TRANSCRIPT: DOORSTOP FOLLOWING SPEECH TO THE ADM CONGRESS
TRANSCRIPTION: PROOF COPY E & OE
DATE: 21 February 2012
TOPICS: Collins Class Submarines; Joint Strike Fighter, Leadership.
JOURNALIST: First of all, on Collins submarines. Big challenge, where can we take Collins Submarines? It almost seems intractable.
STEPHEN SMITH: It’s been a longstanding deeply engrained maintenance and sustainment issue and that’s well recognised both within Defence and Industry but also in the mind of the general public. This is a problem we have had since inception. The first Collins came into service in 1996 and the last in 2003 and it’s been a problem since then.
I think the Coles Review will give us a positive way forward. It’s taken us, and by us I mean Governments of both political persuasion, over two decades, too long to come to this point. But I think there is substantial improvement that we can make in maintenance and sustainment.
The problem with the Collins Class Submarine is that we don’t get them into the water often enough. Once they’re in the water and in operations they do very well. So that’s the longstanding endemic issue that we have to confront, which we are.
It’s also clearly the case that one of the big mistakes with Collins was we didn’t at the time and by we I mean government didn’t at the time, take into account what a challenge and what a burden the maintenance and sustainment would be. Now that is not a mistake that we’ll make with the Future Submarine program. So there are a lot of lessons that we have and will learn for the planning of the Future Submarine program.
JOURNALIST: On JSF something I think I hadn’t heard you say before is that any decision on a tranche beyond the original 14 will go beyond this year.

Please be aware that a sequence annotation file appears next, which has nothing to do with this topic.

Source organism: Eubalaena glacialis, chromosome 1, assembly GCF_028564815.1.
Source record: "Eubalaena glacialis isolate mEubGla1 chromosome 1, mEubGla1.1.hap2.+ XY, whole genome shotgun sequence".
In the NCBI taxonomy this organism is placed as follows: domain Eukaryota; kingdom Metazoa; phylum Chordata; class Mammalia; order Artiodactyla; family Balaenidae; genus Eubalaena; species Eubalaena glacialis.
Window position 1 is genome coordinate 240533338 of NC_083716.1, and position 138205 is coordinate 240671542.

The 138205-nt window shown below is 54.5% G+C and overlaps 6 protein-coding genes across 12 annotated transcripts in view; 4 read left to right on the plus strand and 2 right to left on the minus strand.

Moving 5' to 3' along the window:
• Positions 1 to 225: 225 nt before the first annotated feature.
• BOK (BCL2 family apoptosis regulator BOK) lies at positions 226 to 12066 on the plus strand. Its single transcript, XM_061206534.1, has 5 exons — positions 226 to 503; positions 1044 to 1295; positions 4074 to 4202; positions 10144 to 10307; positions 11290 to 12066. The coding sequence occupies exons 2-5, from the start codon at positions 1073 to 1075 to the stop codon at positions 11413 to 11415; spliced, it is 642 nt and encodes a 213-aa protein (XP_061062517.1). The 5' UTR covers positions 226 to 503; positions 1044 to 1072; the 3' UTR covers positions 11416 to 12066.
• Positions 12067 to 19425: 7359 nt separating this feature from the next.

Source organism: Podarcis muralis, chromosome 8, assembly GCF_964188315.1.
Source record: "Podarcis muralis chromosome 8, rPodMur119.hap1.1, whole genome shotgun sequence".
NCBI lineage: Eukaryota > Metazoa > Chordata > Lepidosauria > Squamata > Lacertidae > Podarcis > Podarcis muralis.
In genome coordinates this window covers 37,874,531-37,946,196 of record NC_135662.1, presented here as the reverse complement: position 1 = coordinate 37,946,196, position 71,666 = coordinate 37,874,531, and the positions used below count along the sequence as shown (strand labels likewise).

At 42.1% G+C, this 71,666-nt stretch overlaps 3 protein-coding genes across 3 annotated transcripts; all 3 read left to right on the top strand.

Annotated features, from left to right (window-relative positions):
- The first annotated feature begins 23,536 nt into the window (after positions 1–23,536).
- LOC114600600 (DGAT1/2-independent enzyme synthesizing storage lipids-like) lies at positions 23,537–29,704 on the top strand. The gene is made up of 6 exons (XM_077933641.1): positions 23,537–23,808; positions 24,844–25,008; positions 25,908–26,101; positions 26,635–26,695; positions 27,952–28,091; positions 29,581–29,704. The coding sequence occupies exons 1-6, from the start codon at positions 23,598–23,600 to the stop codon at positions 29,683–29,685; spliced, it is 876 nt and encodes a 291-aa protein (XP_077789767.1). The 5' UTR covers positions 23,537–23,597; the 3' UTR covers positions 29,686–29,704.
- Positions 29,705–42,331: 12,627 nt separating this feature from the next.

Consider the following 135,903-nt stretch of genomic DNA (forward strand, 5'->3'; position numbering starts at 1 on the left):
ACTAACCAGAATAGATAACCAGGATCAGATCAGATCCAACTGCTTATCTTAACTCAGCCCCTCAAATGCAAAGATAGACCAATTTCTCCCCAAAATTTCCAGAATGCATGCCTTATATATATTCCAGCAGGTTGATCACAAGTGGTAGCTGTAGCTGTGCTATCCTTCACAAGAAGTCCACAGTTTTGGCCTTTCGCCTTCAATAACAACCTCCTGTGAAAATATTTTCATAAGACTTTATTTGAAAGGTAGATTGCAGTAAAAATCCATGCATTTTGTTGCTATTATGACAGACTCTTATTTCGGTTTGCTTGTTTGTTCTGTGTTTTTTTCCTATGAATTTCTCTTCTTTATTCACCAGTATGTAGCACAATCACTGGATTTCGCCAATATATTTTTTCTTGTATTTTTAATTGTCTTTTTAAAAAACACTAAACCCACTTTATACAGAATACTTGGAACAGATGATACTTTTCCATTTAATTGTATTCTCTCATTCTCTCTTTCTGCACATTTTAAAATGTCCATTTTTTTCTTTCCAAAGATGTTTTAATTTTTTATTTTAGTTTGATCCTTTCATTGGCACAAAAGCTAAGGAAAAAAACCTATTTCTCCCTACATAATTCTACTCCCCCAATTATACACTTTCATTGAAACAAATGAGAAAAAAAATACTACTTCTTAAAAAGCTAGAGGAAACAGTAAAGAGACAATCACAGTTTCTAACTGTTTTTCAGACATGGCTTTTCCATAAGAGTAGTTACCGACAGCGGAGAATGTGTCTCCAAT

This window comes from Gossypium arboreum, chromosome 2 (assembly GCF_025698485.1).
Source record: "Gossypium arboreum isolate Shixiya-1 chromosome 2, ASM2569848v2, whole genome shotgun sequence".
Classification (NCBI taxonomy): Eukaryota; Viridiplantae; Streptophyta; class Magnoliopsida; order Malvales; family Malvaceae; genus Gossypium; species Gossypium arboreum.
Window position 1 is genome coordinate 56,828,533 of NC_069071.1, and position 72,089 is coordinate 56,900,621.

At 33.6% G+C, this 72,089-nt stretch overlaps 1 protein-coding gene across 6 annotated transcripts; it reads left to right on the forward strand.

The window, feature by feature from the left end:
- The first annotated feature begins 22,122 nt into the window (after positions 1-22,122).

STEPHEN SMITH: I’ve said repeatedly that the priority for this year is the capability gap: making sure that we don’t have a capability gap and I’ve been saying that since July of last year.
More recently, when the changes in the United States were formalised, I’ve been making the point that we now need to look at the first tranche, the timetable for delivering the first tranche, 12 of which are currently scheduled for delivery in 2015-2017.
The United States is now looking at rescheduling 179 JSF over the same timetable. We’re doing the same. In that context the priorities for this year are making sure there’s no capability gap and determining the timetable for that first tranche. I don’t think that we will see any need or any cause to make judgements about further tranches of the JSF in the course of this year.
JOURNALIST: Does that push initial operating capability out to past 2020?
STEPHEN SMITH: At this stage I don’t believe so. My focus on the Joint Strike Fighter program has always had, as an almost exclusive focus, scheduling and capability gap. We continue to monitor it very carefully. We’ll do our exhaustive review in the course of this year and make those decisions that I’ve referred to.
JOURNALIST: On the leadership do you anticipate a spill on Monday when Parliament resumes?
STEPHEN SMITH: Well a number of things. Firstly, I strongly support the Prime Minister. I’ve made that point repeatedly and I think that people should simply get on with doing their job. That’s what I’m doing and one of the best ways of getting on with doing a job is not to add to a running commentary and that’s what I’m proposing to do.
JOURNALIST: So you don’t think it should be brought to ahead on Monday, just to get it out of-
STEPHEN SMITH: I am absolutely confident that the Prime Minister will deal with these matters. I strongly support her and I’ve got every confidence in her ensuring that the Government’s reform program prevails rather than these distractions in the media.